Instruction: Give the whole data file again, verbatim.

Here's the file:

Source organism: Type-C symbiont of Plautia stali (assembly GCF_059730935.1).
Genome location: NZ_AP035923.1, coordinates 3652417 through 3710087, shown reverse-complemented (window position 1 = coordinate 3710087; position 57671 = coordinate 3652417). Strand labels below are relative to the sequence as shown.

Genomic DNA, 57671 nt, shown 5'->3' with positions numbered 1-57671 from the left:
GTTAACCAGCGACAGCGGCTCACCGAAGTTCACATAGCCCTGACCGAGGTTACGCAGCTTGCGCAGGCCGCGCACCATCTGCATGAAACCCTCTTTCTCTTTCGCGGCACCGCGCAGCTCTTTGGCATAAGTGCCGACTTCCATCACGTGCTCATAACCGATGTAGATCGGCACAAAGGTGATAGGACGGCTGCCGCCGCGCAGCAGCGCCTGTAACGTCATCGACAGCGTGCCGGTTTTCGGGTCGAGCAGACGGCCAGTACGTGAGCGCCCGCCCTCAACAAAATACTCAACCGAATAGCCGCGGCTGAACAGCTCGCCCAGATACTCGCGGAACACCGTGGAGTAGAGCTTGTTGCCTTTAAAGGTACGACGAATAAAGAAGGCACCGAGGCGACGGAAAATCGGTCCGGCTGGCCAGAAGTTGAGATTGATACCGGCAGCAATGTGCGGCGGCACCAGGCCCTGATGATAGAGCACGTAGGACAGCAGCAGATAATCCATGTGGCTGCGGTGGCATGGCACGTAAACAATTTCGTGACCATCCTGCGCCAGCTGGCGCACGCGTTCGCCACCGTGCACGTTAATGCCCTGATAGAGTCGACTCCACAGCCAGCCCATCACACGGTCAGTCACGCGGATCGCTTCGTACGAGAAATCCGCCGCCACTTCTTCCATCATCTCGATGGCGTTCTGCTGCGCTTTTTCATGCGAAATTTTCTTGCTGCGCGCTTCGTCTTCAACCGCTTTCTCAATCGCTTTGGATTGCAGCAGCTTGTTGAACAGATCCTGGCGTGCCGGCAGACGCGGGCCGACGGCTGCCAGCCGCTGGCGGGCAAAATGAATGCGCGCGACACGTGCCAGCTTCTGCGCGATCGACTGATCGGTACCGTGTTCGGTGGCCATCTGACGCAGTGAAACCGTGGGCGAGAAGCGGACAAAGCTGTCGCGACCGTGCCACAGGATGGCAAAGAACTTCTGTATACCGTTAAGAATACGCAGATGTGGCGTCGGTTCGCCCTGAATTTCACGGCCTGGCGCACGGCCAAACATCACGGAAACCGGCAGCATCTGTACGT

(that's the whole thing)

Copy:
Source organism: Type-C symbiont of Plautia stali (assembly GCF_059730935.1).
Genome location: NZ_AP035923.1, coordinates 3652417 through 3710087, shown reverse-complemented (window position 1 = coordinate 3710087; position 57671 = coordinate 3652417). Strand labels below are relative to the sequence as shown.

Genomic DNA, 57671 nt, shown 5'->3' with positions numbered 1-57671 from the left:
GTTAACCAGCGACAGCGGCTCACCGAAGTTCACATAGCCCTGACCGAGGTTACGCAGCTTGCGCAGGCCGCGCACCATCTGCATGAAACCCTCTTTCTCTTTCGCGGCACCGCGCAGCTCTTTGGCATAAGTGCCGACTTCCATCACGTGCTCATAACCGATGTAGATCGGCACAAAGGTGATAGGACGGCTGCCGCCGCGCAGCAGCGCCTGTAACGTCATCGACAGCGTGCCGGTTTTCGGGTCGAGCAGACGGCCAGTACGTGAGCGCCCGCCCTCAACAAAATACTCAACCGAATAGCCGCGGCTGAACAGCTCGCCCAGATACTCGCGGAACACCGTGGAGTAGAGCTTGTTGCCTTTAAAGGTACGACGAATAAAGAAGGCACCGAGGCGACGGAAAATCGGTCCGGCTGGCCAGAAGTTGAGATTGATACCGGCAGCAATGTGCGGCGGCACCAGGCCCTGATGATAGAGCACGTAGGACAGCAGCAGATAATCCATGTGGCTGCGGTGGCATGGCACGTAAACAATTTCGTGACCATCCTGCGCCAGCTGGCGCACGCGTTCGCCACCGTGCACGTTAATGCCCTGATAGAGTCGACTCCACAGCCAGCCCATCACACGGTCAGTCACGCGGATCGCTTCGTACGAGAAATCCGCCGCCACTTCTTCCATCATCTCGATGGCGTTCTGCTGCGCTTTTTCATGCGAAATTTTCTTGCTGCGCGCTTCGTCTTCAACCGCTTTCTCAATCGCTTTGGATTGCAGCAGCTTGTTGAACAGATCCTGGCGTGCCGGCAGACGCGGGCCGACGGCTGCCAGCCGCTGGCGGGCAAAATGAATGCGCGCGACACGTGCCAGCTTCTGCGCGATCGACTGATCGGTACCGTGTTCGGTGGCCATCTGACGCAGTGAAACCGTGGGCGAGAAGCGGACAAAGCTGTCGCGACCGTGCCACAGGATGGCAAAGAACTTCTGTATACCGTTAAGAATACGCAGATGTGGCGTCGGTTCGCCCTGAATTTCACGGCCTGGCGCACGGCCAAACATCACGGAAACCGGCAGCATCTGTACGT